Traveling against the sun: A coming-of-age from West to East

Sophia al-Maria’s story begins at night, 80 miles outside of al-Hasa oasis in eastern Saudi Arabia. It begins decades before her birth, and thousands of miles away from the city where she will be born. Her young father, Matar, is from al-Dafira, and his community moves between Qatar and Saudi Arabia. As the book opens, he is watching the legendary Samira Tawfiq perform on a communal television.

Ten-year-old Matar doesn’t save all his admiration for Lebanese songstresses; he watches plenty of American television, too: Lost in Space, Popeye, Mr. Ed, Perry Mason, Star Trek. Among all the children, Sophia’s father is the one who remains by the television long after the shows are over, making notes in an old graph paper notebook. Matar learned about the night sky from his mother, about tracking things from his father, and about many other things from TV. At sixteen, Matar’s brother joined the Qatari air force. Matar tried to join the navy, but, since he hated the water, he lasted only five days.

Here, “The Girl Who Fell to Earth” (Harper Perennial, 2012) seems to walk a familiar path: Matar goes to Doha, gets a scholarship, and is sent to Seattle to learn English. Almost immediately, he meets a woman in working-class Tacoma who is stunningly, generously open. The opening segments of the memoir are beautiful, as we watch the gently drawn love story of the narrator’s parents.

They meet in a bar, and Matar — unable to speak much English — is content to gaze with Gale at the pictures in a magazine. Here, Gale is at her strongest and most open. Despite Matar’s odd attire and fragmented English, she welcomes this young man from, “Only. Just. Arabia.” She takes him up into the mountains and creates a space for him in her world.

Over the next few years, Matar and Gale grow closer: Gale gets pregnant, they marry, and she converts to Islam. But, although their union brings forth two daughters and a great deal of love, their pasts and cultures germinate other seeds. Gale is affected by the popular stories about kidnappers and Arab “child-snatchers,” such as Betty Mahmoudy’s “Not Without My Daughter.” Matar is drawn back toward his family.

Still, in the early days, we see a young couple who are bold, original, and willing to make concessions. Despite his hatred of water, Matar agrees to learn to swim. Gale learns how to pray. Matar tries long-distance trucking. Gale starts wearing the hijab.

These compromises eventually take them back to Qatar, where Gale lives mostly alone with her daughters and Matar works out on an oil rig. Here, the young narrator begins to take center stage. She comes into contact with her Dafira family, and is “so emancipated by the chaos” that she feels her world shift.

This is also where the book takes a very different turn from most Arab-American memoirs, a genre where “roots” and “family” are typically in the East while “emancipation” is Western. In its most caricatured form, the genre is represented by Nonie Darwish’s best-selling “Now They Call Me Infidel; Why I Renounced Jihad for America, Israel and the War on Terror.”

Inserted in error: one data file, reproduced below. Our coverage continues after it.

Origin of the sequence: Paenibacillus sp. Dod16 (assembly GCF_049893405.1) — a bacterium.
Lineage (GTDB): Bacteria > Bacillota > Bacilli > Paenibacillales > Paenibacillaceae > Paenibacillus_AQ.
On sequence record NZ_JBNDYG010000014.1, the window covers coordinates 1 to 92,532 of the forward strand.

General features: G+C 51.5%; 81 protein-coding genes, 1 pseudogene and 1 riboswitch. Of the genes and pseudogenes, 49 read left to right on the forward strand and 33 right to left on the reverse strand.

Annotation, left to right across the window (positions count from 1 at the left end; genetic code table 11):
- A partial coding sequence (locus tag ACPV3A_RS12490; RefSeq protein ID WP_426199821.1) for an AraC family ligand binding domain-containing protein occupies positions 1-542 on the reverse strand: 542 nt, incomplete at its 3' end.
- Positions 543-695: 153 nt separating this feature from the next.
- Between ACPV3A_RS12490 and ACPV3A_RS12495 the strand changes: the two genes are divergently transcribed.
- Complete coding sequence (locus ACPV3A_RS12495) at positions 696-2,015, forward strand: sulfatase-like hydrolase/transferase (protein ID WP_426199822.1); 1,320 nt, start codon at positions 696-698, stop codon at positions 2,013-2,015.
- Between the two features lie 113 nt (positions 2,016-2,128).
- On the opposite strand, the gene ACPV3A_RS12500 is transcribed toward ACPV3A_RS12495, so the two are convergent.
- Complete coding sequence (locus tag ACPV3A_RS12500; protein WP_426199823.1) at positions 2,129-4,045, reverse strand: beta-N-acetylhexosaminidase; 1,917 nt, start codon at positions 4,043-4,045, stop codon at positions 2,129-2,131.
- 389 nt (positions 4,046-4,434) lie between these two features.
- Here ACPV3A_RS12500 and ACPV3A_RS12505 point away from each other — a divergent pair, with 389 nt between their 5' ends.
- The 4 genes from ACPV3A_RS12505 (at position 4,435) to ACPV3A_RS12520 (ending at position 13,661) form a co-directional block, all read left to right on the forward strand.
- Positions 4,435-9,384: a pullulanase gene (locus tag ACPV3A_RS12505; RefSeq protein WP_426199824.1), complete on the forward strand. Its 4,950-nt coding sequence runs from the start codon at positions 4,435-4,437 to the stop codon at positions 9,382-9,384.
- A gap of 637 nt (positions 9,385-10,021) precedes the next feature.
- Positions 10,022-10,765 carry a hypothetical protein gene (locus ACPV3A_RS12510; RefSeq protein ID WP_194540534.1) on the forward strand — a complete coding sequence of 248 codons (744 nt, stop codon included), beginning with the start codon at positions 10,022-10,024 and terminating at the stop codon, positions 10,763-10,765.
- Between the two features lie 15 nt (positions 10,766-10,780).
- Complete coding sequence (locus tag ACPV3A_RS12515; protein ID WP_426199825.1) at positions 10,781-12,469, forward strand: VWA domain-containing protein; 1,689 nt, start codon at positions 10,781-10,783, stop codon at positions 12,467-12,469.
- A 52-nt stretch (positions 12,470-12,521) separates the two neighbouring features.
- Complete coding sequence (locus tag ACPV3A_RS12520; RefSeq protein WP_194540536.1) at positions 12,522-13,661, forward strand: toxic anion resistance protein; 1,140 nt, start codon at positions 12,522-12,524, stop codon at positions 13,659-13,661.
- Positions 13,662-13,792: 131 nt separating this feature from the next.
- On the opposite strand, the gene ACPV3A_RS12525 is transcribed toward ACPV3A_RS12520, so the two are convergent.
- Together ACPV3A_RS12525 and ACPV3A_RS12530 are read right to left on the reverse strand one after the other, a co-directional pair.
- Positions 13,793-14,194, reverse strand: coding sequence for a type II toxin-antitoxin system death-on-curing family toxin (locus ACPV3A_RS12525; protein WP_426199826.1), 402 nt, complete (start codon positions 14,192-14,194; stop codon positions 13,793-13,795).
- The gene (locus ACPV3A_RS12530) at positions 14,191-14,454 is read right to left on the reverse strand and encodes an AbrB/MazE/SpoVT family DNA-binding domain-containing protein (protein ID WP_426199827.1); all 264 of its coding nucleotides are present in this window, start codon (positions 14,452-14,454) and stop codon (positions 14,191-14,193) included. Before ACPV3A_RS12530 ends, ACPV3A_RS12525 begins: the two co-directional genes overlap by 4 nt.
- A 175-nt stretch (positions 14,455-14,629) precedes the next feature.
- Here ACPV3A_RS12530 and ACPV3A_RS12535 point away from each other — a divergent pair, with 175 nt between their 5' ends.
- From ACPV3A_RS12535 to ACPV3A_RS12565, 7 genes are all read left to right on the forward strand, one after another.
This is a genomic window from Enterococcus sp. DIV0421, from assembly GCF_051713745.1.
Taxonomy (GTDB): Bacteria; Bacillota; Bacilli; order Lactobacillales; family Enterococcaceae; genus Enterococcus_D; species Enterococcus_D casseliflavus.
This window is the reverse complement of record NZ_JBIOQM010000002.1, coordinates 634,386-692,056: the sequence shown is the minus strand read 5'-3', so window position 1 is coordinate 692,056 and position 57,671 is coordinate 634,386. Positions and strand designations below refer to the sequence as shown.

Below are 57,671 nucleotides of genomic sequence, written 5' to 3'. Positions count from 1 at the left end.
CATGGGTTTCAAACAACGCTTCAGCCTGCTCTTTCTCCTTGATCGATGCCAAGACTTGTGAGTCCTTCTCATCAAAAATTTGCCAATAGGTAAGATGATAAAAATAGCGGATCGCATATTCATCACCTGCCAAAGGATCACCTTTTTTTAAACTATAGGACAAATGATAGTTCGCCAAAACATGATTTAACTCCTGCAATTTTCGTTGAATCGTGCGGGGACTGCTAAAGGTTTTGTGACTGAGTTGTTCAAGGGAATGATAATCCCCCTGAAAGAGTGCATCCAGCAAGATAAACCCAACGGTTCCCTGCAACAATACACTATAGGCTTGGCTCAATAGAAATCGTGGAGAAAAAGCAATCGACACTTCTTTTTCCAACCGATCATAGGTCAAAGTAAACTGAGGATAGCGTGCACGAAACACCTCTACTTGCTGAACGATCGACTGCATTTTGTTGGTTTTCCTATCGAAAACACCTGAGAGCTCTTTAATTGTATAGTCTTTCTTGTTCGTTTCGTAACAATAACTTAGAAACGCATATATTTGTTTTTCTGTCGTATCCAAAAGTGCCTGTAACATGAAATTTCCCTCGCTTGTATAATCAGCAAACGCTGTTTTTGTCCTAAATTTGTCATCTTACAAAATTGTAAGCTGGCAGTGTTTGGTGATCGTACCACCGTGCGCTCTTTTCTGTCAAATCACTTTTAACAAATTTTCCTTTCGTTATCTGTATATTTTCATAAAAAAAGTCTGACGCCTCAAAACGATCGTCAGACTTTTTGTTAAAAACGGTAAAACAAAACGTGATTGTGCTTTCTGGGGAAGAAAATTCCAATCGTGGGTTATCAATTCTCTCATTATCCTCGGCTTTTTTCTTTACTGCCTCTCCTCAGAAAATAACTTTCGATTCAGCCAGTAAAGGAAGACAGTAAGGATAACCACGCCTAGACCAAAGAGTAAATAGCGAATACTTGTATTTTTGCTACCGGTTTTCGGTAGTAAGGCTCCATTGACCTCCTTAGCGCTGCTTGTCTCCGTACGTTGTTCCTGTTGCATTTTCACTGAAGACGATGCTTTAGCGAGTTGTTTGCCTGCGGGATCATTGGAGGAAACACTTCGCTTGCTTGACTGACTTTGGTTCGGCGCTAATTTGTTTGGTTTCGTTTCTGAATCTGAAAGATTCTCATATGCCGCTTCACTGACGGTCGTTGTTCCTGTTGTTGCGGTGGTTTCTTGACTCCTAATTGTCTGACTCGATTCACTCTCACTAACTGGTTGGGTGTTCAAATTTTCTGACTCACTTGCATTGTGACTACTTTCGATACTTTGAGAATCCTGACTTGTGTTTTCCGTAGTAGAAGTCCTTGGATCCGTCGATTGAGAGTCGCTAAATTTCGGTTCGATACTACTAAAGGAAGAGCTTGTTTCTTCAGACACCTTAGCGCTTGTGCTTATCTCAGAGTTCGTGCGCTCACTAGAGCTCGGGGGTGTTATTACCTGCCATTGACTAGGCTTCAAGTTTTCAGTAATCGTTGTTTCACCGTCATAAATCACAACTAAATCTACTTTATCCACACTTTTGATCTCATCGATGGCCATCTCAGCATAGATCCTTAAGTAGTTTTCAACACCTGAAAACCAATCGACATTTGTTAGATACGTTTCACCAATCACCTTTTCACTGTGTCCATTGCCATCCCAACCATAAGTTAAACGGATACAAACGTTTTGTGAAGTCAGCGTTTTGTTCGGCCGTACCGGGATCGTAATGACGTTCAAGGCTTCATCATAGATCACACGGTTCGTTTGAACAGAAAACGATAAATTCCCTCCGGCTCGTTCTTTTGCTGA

Recently, however, a few English-language narratives have pointed in another direction. G. Willow Wilson’s 2011 memoir “The Butterfly Mosque” moves from the US to Cairo, and her debut prose novel, “Alif the Unseen” (2012), has characters who make their core realizations by moving to an Arab country rather than away from one.

But “The Girl Who Fell to Earth” strikes out yet further. It is an Arab-American woman’s memoir where roots are in two places, but emancipation is found mostly in Qatar and Egypt.

When Matar and Gale split up, Sophia moves back to Washington with her mother and sister. Here, the story turns painful. Gale, who was once so bold, becomes suspicious of the outside world and of her quirky eldest daughter. Sophia’s schoolmates wonder, “Is Saddam your dad?”

When Sophia discovers David Bowie, sexuality, and begins dressing in a style she describes as “glitter-grunge-via-Gulf,” Gale is not happy: “You look ridiculous,” Ma growled, snapping the elastic bands off my head. “You need to keep a lower profile,” she warned. “There are predators on the lookout for girls like you!”

Sophia escapes her pressurized life in Washington by returning to Doha. But this is not an easy path to liberation, either. Her Dafira family has recently moved from tents into cumbersome, suffocating cinderblock apartments. Sophia struggles against the strict gender segregation, due in part to these new apartments. Yet, “Doha was surprisingly free for me compared to Puyallap. There was no curfew, no diet, and no one able to read my diary.”

But the path to “liberation” never runs straight: Sophia has a clandestine relationship with a classmate, which is thwarted. Her application to New York University is never sent. Instead, she ends up at the American University in Cairo.

While in Cairo, Sophia continues to delight in turning the usual on its head. When a professor hires her to interview Sinai Bedouin, she accepts. But instead of interviewing, Sophia tells the interviewees about herself. A woman named Kawthar listens to Sophia’s story and asks, “So you went to Qatar. What were you looking for?”

“A crippling cringe gripped me as my voice answered, ‘I guess I wanted to find myself.’”

At the end of the book, Sophia al-Matar is still grasping for a way of seeing herself that is neither “Ma’s pragmatic ideals of manifest destiny” nor “Baba’s deep belief in the precision of Allah’s intention.” It is a new era, and she is trying to oblige it by seeing herself, and our world, in a new way.

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